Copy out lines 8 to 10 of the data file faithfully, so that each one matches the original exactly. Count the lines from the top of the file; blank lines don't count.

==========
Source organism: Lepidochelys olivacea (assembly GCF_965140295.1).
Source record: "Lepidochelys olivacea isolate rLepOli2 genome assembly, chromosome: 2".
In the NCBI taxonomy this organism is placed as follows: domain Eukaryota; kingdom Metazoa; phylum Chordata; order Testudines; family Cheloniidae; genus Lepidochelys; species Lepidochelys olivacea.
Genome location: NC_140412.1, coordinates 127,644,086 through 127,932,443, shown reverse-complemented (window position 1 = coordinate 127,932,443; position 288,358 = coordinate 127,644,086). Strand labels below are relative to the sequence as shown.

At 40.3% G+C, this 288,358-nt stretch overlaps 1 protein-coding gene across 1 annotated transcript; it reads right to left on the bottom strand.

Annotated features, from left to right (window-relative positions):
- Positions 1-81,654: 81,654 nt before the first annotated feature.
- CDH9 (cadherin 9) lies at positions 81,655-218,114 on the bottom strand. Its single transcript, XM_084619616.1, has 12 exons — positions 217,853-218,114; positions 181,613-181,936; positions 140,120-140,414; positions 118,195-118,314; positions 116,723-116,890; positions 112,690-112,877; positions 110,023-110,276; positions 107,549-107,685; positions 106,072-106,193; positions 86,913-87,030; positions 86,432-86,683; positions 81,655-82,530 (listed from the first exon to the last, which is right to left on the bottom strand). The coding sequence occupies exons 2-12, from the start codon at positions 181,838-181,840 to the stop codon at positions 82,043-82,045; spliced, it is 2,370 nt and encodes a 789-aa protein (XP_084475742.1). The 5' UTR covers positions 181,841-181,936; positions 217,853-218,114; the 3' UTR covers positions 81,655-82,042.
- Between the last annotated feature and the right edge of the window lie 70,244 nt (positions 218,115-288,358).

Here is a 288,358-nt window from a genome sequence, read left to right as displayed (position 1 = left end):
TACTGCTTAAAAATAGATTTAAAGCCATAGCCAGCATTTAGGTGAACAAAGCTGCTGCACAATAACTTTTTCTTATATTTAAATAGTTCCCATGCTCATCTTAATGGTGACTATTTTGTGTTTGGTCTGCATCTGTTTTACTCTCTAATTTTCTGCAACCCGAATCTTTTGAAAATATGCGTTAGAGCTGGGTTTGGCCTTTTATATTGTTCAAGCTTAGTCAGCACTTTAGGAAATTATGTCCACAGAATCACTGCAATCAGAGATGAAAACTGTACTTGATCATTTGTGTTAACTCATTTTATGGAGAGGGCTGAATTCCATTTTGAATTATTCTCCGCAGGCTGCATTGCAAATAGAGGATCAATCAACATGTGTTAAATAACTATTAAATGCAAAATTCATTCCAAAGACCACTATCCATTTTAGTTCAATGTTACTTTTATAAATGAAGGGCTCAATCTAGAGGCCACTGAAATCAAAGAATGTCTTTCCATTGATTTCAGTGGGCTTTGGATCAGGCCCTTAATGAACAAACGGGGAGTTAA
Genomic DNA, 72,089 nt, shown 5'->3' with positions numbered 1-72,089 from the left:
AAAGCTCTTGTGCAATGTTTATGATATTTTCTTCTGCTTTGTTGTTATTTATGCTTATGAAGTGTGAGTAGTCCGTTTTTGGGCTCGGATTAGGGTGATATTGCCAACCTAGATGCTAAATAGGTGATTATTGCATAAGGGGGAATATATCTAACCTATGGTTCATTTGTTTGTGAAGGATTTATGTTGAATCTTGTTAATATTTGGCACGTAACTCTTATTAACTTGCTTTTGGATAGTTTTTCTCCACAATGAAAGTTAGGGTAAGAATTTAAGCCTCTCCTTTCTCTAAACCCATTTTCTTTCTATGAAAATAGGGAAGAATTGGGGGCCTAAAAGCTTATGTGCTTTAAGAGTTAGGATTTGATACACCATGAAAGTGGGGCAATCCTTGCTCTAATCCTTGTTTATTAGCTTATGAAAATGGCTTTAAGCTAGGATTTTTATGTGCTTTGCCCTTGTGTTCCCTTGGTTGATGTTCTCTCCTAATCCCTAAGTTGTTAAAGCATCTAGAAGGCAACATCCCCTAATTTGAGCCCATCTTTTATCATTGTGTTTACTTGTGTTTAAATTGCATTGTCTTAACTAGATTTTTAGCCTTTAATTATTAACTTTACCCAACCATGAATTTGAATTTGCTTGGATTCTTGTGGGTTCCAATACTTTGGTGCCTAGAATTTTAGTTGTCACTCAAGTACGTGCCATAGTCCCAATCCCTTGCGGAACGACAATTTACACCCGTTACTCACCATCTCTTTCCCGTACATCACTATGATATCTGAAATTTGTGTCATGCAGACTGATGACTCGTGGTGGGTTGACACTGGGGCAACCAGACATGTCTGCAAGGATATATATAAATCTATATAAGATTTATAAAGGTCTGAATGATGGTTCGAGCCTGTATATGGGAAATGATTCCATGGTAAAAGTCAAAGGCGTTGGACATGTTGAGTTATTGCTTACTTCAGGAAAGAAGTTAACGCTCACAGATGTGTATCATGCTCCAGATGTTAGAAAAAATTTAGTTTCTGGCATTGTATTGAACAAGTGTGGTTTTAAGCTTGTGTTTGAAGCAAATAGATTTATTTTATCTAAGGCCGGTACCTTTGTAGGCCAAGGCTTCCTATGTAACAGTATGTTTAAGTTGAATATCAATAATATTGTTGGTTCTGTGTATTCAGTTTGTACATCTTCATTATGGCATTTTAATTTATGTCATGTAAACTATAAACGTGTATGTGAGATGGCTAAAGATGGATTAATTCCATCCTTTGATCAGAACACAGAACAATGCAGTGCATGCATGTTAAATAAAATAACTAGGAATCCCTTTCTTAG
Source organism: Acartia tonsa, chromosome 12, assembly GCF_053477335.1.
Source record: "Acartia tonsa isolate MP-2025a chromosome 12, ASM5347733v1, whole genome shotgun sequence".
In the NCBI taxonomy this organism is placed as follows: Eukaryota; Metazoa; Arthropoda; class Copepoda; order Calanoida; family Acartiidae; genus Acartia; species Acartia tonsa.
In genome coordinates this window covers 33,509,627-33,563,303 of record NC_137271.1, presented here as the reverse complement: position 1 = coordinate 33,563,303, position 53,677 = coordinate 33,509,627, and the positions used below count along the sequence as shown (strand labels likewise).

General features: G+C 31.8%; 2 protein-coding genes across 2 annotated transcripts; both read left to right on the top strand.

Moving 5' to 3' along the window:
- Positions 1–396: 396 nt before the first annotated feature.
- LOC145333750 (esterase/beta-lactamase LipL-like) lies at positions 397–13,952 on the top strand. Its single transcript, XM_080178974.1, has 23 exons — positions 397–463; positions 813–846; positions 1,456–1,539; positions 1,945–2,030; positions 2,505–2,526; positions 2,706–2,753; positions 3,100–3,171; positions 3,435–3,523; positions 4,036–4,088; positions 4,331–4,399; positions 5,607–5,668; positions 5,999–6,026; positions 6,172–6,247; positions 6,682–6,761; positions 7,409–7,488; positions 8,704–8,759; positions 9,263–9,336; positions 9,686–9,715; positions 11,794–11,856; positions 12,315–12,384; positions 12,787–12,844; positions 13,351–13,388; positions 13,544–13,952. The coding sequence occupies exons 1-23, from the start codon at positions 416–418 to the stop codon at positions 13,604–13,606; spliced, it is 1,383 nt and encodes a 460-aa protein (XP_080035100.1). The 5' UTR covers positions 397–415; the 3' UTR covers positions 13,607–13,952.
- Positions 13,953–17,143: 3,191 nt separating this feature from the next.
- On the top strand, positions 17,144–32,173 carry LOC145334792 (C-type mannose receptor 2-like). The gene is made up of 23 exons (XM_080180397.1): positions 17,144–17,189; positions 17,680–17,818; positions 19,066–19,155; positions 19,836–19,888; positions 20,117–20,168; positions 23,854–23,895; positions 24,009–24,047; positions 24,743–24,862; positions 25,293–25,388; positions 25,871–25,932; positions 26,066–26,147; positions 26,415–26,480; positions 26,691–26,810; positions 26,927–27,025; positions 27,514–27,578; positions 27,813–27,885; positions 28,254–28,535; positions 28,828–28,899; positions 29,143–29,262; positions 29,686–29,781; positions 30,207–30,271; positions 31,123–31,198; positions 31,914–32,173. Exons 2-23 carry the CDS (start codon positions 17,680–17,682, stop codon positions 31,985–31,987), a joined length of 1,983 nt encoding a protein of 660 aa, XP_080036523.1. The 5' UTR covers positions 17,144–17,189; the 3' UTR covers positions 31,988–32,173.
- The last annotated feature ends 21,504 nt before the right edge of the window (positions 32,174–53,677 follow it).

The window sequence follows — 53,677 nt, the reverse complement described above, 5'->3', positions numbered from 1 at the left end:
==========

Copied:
- CDH9 (cadherin 9) lies at positions 81,655-218,114 on the bottom strand. Its single transcript, XM_084619616.1, has 12 exons — positions 217,853-218,114; positions 181,613-181,936; positions 140,120-140,414; positions 118,195-118,314; positions 116,723-116,890; positions 112,690-112,877; positions 110,023-110,276; positions 107,549-107,685; positions 106,072-106,193; positions 86,913-87,030; positions 86,432-86,683; positions 81,655-82,530 (listed from the first exon to the last, which is right to left on the bottom strand). The coding sequence occupies exons 2-12, from the start codon at positions 181,838-181,840 to the stop codon at positions 82,043-82,045; spliced, it is 2,370 nt and encodes a 789-aa protein (XP_084475742.1). The 5' UTR covers positions 181,841-181,936; positions 217,853-218,114; the 3' UTR covers positions 81,655-82,042.
- Between the last annotated feature and the right edge of the window lie 70,244 nt (positions 218,115-288,358).

Here is a 288,358-nt window from a genome sequence, read left to right as displayed (position 1 = left end):